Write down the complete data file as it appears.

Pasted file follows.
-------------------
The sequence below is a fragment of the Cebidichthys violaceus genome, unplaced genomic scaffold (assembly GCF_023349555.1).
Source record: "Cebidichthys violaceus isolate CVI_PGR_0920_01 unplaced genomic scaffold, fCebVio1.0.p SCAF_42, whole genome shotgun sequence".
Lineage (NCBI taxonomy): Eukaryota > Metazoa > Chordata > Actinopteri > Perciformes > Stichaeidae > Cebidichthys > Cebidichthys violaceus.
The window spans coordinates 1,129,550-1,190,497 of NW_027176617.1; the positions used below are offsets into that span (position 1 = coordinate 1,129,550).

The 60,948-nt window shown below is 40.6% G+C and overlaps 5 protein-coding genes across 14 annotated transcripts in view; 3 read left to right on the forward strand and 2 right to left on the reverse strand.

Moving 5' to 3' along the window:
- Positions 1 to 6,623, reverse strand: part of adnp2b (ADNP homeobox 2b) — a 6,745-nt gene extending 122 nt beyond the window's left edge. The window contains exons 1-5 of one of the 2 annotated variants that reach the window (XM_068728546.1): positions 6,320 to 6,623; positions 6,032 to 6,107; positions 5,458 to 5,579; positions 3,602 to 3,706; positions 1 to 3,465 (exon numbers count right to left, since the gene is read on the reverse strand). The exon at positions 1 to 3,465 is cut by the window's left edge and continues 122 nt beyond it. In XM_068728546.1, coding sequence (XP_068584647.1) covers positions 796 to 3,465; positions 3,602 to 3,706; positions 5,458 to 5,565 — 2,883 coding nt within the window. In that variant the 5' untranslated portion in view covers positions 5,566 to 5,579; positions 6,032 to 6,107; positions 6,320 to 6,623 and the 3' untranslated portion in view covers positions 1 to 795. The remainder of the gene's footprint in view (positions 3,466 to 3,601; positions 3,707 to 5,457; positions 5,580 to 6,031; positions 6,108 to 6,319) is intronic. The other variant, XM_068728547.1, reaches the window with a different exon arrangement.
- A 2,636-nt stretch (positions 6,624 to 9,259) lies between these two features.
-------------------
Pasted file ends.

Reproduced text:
The sequence below is a fragment of the Cebidichthys violaceus genome, unplaced genomic scaffold (assembly GCF_023349555.1).
Source record: "Cebidichthys violaceus isolate CVI_PGR_0920_01 unplaced genomic scaffold, fCebVio1.0.p SCAF_42, whole genome shotgun sequence".
Lineage (NCBI taxonomy): Eukaryota > Metazoa > Chordata > Actinopteri > Perciformes > Stichaeidae > Cebidichthys > Cebidichthys violaceus.
The window spans coordinates 1,129,550-1,190,497 of NW_027176617.1; the positions used below are offsets into that span (position 1 = coordinate 1,129,550).

The 60,948-nt window shown below is 40.6% G+C and overlaps 5 protein-coding genes across 14 annotated transcripts in view; 3 read left to right on the forward strand and 2 right to left on the reverse strand.

Moving 5' to 3' along the window:
- Positions 1 to 6,623, reverse strand: part of adnp2b (ADNP homeobox 2b) — a 6,745-nt gene extending 122 nt beyond the window's left edge. The window contains exons 1-5 of one of the 2 annotated variants that reach the window (XM_068728546.1): positions 6,320 to 6,623; positions 6,032 to 6,107; positions 5,458 to 5,579; positions 3,602 to 3,706; positions 1 to 3,465 (exon numbers count right to left, since the gene is read on the reverse strand). The exon at positions 1 to 3,465 is cut by the window's left edge and continues 122 nt beyond it. In XM_068728546.1, coding sequence (XP_068584647.1) covers positions 796 to 3,465; positions 3,602 to 3,706; positions 5,458 to 5,565 — 2,883 coding nt within the window. In that variant the 5' untranslated portion in view covers positions 5,566 to 5,579; positions 6,032 to 6,107; positions 6,320 to 6,623 and the 3' untranslated portion in view covers positions 1 to 795. The remainder of the gene's footprint in view (positions 3,466 to 3,601; positions 3,707 to 5,457; positions 5,580 to 6,031; positions 6,108 to 6,319) is intronic. The other variant, XM_068728547.1, reaches the window with a different exon arrangement.
- A 2,636-nt stretch (positions 6,624 to 9,259) lies between these two features.